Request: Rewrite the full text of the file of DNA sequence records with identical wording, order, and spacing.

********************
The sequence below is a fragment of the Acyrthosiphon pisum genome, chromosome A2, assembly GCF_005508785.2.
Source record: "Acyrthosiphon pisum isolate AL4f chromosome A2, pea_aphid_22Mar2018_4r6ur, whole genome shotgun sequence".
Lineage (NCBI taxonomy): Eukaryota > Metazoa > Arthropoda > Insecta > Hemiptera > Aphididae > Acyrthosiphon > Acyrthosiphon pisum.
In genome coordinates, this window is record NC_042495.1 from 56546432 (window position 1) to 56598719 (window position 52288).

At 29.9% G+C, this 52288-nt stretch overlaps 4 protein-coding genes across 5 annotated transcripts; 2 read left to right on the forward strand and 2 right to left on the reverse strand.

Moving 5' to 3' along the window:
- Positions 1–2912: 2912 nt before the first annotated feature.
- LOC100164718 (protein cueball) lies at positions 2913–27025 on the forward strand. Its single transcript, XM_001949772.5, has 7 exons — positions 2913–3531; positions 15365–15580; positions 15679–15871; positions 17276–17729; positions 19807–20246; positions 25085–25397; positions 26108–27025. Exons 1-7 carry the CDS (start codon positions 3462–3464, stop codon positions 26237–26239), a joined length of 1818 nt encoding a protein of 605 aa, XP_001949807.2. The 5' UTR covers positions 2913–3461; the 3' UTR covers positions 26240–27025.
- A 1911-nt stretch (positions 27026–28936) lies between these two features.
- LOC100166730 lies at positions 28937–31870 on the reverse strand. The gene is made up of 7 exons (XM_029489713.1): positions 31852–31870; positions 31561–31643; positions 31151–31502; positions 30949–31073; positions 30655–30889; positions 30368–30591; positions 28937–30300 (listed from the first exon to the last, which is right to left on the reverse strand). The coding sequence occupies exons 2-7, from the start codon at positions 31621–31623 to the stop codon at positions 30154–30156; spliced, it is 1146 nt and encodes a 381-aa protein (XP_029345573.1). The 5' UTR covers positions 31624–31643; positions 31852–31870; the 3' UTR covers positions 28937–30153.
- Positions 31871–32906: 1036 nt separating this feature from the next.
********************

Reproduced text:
The sequence below is a fragment of the Acyrthosiphon pisum genome, chromosome A2, assembly GCF_005508785.2.
Source record: "Acyrthosiphon pisum isolate AL4f chromosome A2, pea_aphid_22Mar2018_4r6ur, whole genome shotgun sequence".
Lineage (NCBI taxonomy): Eukaryota > Metazoa > Arthropoda > Insecta > Hemiptera > Aphididae > Acyrthosiphon > Acyrthosiphon pisum.
In genome coordinates, this window is record NC_042495.1 from 56546432 (window position 1) to 56598719 (window position 52288).

At 29.9% G+C, this 52288-nt stretch overlaps 4 protein-coding genes across 5 annotated transcripts; 2 read left to right on the forward strand and 2 right to left on the reverse strand.

Moving 5' to 3' along the window:
- Positions 1–2912: 2912 nt before the first annotated feature.
- LOC100164718 (protein cueball) lies at positions 2913–27025 on the forward strand. Its single transcript, XM_001949772.5, has 7 exons — positions 2913–3531; positions 15365–15580; positions 15679–15871; positions 17276–17729; positions 19807–20246; positions 25085–25397; positions 26108–27025. Exons 1-7 carry the CDS (start codon positions 3462–3464, stop codon positions 26237–26239), a joined length of 1818 nt encoding a protein of 605 aa, XP_001949807.2. The 5' UTR covers positions 2913–3461; the 3' UTR covers positions 26240–27025.
- A 1911-nt stretch (positions 27026–28936) lies between these two features.
- LOC100166730 lies at positions 28937–31870 on the reverse strand. The gene is made up of 7 exons (XM_029489713.1): positions 31852–31870; positions 31561–31643; positions 31151–31502; positions 30949–31073; positions 30655–30889; positions 30368–30591; positions 28937–30300 (listed from the first exon to the last, which is right to left on the reverse strand). The coding sequence occupies exons 2-7, from the start codon at positions 31621–31623 to the stop codon at positions 30154–30156; spliced, it is 1146 nt and encodes a 381-aa protein (XP_029345573.1). The 5' UTR covers positions 31624–31643; positions 31852–31870; the 3' UTR covers positions 28937–30153.
- Positions 31871–32906: 1036 nt separating this feature from the next.